The kernel seems to generate FreeBSD kernel code (specifically the netmap module) issues with NIC...in my case Intel dual gigabit PCle 82575 where I would get a series of: 196.115874  netmap_grab_packets bad pkt at 445 1en 2164
or igb1 watchdog timeout. It seems that the kernel and the NIC driver conflict.
This is still occurring in FreeBSD 11.2-RELEASE-p3. Please see the following URL on the FreeBSD support forum: https://forums.freebsd.org/threads/intel-ethernet-adapter-with-intel-82580-controller.67988/. Can someone please take a look. Thank you.
(In reply to wings1446 from comment #1)
Are you using jumbo frames?
(In reply to Eric Joyner from comment #2)
I'm not using jumbo frames at the moment.
Adding vmaffione@FreeBSD.org, to cc: list as the netmap expert.
Just to give you an idea of what I'm seeing just in case it helps:
Oct 29 16:23:00 kernel 580.594684  netmap_grab_packets bad pkt at 259 len 2378
Oct 29 16:23:00 kernel 580.079591  netmap_grab_packets bad pkt at 194 len 2378
Oct 29 16:22:59 kernel 579.560714  netmap_grab_packets bad pkt at 178 len 2378
Oct 29 16:22:59 kernel 579.192987  netmap_grab_packets bad pkt at 166 len 2378
Oct 29 16:22:59 kernel 579.009581  netmap_grab_packets bad pkt at 158 len 2358
Oct 29 16:22:58 kernel 578.492871  netmap_grab_packets bad pkt at 145 len 2358
Oct 29 16:22:58 kernel 578.078858  netmap_grab_packets bad pkt at 136 len 2358
Oct 29 16:22:58 kernel 577.876158  netmap_grab_packets bad pkt at 126 len 2358
Oct 29 16:22:57 kernel 577.776789  netmap_grab_packets bad pkt at 123 len 2271
Oct 29 16:22:57 kernel 577.326387  netmap_grab_packets bad pkt at 95 len 2271
(In reply to wings1446 from comment #5)
Can you detail precisely your setup and test case? I assume you are attaching with pkt-gen but I'd be curious about any other information.
A partial copy from my FreeBSD support forum post:
I'm currently using pfSense 2.4.4 with FreeBSD 11.2-RELEASE-p3. I'm using an Intel E1G44HT I340-T4 4 port PCIe Ethernet Server Adapter that's supposed to have an Intel 82580 controller (from Intel's documentation: https://ark.intel.com/products/49186/Intel-Ethernet-Server-Adapter-I340-T4). The following URL shows that that the igb(4) driver is supposed to be compatible with the ethernet adapter I listed with the 82580 controller: https://www.freebsd.org/cgi/man.cgi?igb(4) . I'm using Suricata with pfSense for an IDPS in Inline IPS mode. I'm receiving netmap_grab_packets messages which I'm told means that only certain ethernet drivers work with netmap and has nothing to do with Suricata.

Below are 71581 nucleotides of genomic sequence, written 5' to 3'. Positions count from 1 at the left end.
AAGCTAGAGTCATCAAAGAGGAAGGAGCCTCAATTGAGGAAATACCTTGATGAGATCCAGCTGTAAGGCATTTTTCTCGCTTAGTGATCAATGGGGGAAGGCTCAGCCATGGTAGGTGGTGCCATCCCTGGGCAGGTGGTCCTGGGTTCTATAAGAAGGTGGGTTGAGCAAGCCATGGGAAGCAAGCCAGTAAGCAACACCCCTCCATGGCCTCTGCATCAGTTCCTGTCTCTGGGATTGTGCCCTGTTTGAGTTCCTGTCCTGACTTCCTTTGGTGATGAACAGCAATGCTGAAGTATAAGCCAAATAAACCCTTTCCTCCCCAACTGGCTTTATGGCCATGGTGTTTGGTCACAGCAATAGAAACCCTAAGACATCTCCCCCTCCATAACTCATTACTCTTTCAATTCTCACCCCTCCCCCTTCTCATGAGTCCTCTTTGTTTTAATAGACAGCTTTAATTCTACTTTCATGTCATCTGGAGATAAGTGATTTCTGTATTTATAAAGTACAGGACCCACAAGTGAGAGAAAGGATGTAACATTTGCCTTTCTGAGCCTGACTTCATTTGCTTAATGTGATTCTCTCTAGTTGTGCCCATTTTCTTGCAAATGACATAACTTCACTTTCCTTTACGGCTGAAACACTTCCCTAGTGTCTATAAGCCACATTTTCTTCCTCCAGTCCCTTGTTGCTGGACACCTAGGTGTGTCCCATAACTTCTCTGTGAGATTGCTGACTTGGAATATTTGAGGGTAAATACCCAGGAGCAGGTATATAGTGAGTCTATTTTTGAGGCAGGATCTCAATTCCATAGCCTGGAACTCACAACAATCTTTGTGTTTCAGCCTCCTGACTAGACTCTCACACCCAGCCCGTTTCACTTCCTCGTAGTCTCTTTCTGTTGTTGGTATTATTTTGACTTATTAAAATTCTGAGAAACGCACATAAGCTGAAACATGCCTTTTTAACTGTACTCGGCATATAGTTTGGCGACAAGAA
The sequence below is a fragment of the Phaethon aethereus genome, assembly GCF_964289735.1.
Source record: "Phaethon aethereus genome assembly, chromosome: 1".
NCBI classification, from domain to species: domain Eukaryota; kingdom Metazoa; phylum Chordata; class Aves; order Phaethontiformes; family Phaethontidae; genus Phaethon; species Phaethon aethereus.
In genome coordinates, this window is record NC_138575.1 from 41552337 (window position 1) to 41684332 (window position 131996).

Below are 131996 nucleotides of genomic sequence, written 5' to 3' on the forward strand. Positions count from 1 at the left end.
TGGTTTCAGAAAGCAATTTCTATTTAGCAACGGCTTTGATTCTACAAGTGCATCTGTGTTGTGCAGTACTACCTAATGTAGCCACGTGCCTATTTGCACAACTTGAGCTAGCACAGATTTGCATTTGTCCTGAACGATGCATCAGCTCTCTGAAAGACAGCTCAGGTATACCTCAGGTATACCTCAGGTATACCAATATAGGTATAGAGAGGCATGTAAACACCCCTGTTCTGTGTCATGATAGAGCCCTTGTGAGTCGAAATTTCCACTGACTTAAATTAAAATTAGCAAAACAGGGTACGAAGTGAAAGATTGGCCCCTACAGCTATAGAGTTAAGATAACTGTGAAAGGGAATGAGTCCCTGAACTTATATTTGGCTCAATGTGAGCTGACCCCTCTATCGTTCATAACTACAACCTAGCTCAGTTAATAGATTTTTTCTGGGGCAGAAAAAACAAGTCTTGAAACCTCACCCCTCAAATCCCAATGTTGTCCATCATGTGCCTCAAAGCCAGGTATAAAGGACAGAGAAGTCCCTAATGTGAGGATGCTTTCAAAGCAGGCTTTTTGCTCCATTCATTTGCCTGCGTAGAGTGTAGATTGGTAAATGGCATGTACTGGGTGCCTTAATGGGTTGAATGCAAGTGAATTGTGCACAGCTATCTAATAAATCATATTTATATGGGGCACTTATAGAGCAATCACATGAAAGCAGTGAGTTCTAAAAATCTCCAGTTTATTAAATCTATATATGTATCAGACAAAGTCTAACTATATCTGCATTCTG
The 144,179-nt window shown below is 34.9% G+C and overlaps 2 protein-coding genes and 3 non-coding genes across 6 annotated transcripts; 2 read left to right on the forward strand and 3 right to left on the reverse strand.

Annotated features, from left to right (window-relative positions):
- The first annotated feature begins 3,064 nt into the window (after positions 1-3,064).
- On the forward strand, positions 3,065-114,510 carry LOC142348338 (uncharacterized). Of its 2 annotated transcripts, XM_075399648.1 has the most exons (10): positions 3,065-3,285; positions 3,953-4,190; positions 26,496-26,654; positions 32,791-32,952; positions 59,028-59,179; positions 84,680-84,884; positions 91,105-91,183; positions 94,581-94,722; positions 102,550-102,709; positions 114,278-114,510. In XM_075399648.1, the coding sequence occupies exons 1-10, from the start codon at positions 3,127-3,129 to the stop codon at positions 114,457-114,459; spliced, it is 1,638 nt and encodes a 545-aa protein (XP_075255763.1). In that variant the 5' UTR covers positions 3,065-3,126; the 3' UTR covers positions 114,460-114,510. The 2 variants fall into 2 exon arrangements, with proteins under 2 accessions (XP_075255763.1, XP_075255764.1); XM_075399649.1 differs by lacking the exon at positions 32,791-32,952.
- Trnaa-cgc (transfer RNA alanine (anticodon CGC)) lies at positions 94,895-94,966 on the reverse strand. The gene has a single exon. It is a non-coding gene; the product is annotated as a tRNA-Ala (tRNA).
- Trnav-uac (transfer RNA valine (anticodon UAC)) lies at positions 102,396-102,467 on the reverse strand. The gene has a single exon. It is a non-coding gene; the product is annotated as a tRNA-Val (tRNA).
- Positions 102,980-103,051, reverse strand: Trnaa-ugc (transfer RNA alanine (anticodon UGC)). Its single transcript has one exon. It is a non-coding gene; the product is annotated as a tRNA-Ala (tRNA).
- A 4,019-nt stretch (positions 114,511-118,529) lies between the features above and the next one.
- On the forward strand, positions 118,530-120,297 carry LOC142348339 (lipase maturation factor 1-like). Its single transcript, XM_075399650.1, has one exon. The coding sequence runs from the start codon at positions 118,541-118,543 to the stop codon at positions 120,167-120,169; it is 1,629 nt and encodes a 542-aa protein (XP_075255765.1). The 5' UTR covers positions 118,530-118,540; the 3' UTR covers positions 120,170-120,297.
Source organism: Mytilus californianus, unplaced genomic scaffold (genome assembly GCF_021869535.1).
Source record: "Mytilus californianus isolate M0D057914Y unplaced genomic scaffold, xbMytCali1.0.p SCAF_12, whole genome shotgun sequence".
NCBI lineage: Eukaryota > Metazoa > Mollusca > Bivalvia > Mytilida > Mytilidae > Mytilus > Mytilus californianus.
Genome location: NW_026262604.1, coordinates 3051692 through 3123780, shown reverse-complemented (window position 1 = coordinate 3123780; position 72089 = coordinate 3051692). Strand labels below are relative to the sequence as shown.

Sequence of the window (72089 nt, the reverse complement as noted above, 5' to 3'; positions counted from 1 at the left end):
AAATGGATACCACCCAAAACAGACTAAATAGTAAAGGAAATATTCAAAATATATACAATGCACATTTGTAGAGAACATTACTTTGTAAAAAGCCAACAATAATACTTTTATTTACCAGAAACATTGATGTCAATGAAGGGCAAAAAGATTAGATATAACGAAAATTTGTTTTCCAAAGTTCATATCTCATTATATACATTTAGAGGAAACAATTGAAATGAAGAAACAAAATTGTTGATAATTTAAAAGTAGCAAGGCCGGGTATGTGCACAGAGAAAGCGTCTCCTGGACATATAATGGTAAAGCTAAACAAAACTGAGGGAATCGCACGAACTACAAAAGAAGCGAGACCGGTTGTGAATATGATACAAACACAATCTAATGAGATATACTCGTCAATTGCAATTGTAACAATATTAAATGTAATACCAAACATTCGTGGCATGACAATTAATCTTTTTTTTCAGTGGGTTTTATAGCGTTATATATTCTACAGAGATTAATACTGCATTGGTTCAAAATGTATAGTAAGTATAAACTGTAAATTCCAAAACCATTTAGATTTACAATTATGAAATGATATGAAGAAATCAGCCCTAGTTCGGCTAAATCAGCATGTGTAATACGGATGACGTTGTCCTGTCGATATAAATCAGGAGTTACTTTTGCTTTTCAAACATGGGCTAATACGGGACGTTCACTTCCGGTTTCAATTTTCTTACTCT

Here is a post from pfSense outlining the same that's pretty detaled:
I hope this information helps.
Today I had to disable Suricata due to the netmap issue I submitted. My internet was going offline way too much.
Hi, I'm sorry, I saw this only now.
Long story short: this looks like your netmap application behaving incorrectly, or is misconfigured, and netmap duly complaining about that.
Netmap uses packet buffers of fixed size, which is 2048 by default (sysctl dev.netmap.buf_size, see netmap(4)).
That piece of code (netmap_grab_packets) forwards packets from the netmap "host TX ring" (associated to the interface igb1) and injects those into the FreeBSD kernel stack, so that kernel stack "thinks" that those packets are coming from the igb1 link.
Who puts packets in the igb1 "host TX ring"? Well, that's an userspace netmap application (maybe Suricata in your deployment? It's not clear from your description. You should check in your code who is opening netmap ports with nm_open(...) or ioctl(.., NIOCREGIF, ..).
Unfortunately, some of the packets written to the host TX ring look larger than the netmap buffer size, which means that Suricata (or whoever) is setting the len field (in struct netmap_slot) to something larger than 2048. This is clearly wrong, and those messages mean that netmap is complaining about that.
So the real question is: why is your application is doing that?
If you don't find an answer for that of course you can increase dev.netmap.buf_size, e.g. double it to 4096 ...
The real solution to your problem may be to simply disable TSO (TCP Segmentation Offloading) and LRO (Large receive offloading) in the network interfaces of your system (through ifconfig), because TSO and LRO are likely the reason why you see packets larger than the MTU (which I assume is 1500, since you said you are not using jumbo frames).
Note that TSO and LRO should always be disabled when playing with netmap (read the very end of netmap(4)).